Sacred, Secular, and Sewn with Soul: Discovering Alabama's Folk Culture


Located in the basement of the Alabama State Council on the Arts, private homes, and offices, Alabama's Folklife Collections include field recordings, slides, photographs, film, video, digital files, reel to reel tapes, cassettes, and ephemera that document music, foodways, and material culture. Recorded in churches, community centers, occupational sites, public facilities, and homes, these performances, interviews, and other items represent over 30 years of research across the state of Alabama. Sacred Harp singing, blues, old-time fiddle, and African American spirituals are just a few of the musical genres recorded. Traditions in quilting and basket-making are also documented in photographs, slides, and audio recordings. The audiences to be served by these collections include historians, folklorists, ethnomusicologists, filmmakers, cultural geographers, producers, educators, and students. Cataloging these collections as they are accessioned by the Archive of Alabama Folk Culture at the Alabama Department of Archives (ADAH) and History and publishing finding aids to the web will broaden access to these important materials. At ADAH, collections will be available to students, independent and academic scholars, and professionals who can use them for exhibits, teacher workshops, documentary films, educational programs, publications, research papers, books, presentations, and the production of CDs, DVDs, and other media projects.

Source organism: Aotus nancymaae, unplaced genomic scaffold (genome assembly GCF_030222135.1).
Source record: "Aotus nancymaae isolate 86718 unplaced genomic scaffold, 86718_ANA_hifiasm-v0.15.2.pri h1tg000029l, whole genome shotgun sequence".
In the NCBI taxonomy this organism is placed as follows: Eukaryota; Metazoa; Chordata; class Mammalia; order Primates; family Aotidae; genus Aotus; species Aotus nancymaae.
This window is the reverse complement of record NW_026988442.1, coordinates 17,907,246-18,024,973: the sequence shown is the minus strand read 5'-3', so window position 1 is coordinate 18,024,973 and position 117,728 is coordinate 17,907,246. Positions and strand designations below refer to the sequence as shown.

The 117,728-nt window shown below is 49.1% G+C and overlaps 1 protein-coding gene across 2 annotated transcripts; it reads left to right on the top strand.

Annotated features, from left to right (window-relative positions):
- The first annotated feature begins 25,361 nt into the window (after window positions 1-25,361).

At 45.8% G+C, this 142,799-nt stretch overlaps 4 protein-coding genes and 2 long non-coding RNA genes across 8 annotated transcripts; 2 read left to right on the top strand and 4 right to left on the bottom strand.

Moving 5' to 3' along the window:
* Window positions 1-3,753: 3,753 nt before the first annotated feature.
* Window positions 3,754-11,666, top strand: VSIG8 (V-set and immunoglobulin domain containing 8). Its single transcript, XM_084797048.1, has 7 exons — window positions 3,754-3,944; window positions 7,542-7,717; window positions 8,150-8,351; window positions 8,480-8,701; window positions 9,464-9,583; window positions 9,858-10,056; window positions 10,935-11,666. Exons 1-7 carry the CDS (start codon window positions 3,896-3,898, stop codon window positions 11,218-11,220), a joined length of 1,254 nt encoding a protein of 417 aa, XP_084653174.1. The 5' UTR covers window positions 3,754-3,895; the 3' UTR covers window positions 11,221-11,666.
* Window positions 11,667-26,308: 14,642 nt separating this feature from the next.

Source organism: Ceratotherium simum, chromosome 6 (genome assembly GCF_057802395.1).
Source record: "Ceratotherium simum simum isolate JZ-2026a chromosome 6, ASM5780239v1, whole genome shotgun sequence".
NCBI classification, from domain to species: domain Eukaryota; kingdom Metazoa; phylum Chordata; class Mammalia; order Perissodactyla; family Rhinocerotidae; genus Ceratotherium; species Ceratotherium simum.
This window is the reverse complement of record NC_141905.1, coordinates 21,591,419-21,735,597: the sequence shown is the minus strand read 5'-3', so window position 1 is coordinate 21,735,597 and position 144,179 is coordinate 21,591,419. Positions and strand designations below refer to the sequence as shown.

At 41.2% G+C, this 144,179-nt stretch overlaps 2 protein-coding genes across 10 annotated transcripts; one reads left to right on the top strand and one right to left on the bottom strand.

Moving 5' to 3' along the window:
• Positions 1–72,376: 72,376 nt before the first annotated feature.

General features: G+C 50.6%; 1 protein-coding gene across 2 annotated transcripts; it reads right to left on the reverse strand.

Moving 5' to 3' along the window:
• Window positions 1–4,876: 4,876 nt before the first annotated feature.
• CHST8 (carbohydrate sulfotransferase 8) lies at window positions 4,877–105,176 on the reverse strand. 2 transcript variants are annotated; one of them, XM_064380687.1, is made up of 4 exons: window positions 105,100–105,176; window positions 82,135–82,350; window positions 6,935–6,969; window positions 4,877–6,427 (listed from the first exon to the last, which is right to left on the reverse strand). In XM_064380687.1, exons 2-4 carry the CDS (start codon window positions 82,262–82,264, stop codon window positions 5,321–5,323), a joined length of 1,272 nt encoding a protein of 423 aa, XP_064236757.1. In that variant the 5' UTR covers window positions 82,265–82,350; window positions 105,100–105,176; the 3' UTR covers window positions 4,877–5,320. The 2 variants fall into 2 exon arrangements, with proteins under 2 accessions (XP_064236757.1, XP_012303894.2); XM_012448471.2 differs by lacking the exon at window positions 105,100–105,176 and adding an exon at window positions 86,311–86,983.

Cataloging Hidden Collections

Amount Awarded


Year Added



Alabama Department of Archives and History


  • Mary Allison Haynie

Collaborating Institution(s)

Alabama Department of Archives and History (ADAH), Alabama Center for Traditional Culture (ACTC), Archive of Alabama Folk Culture (AAFC)

Collection Size

15000 objects

Date Range

1980 - 2012

Geographic Scope

The state of Alabama.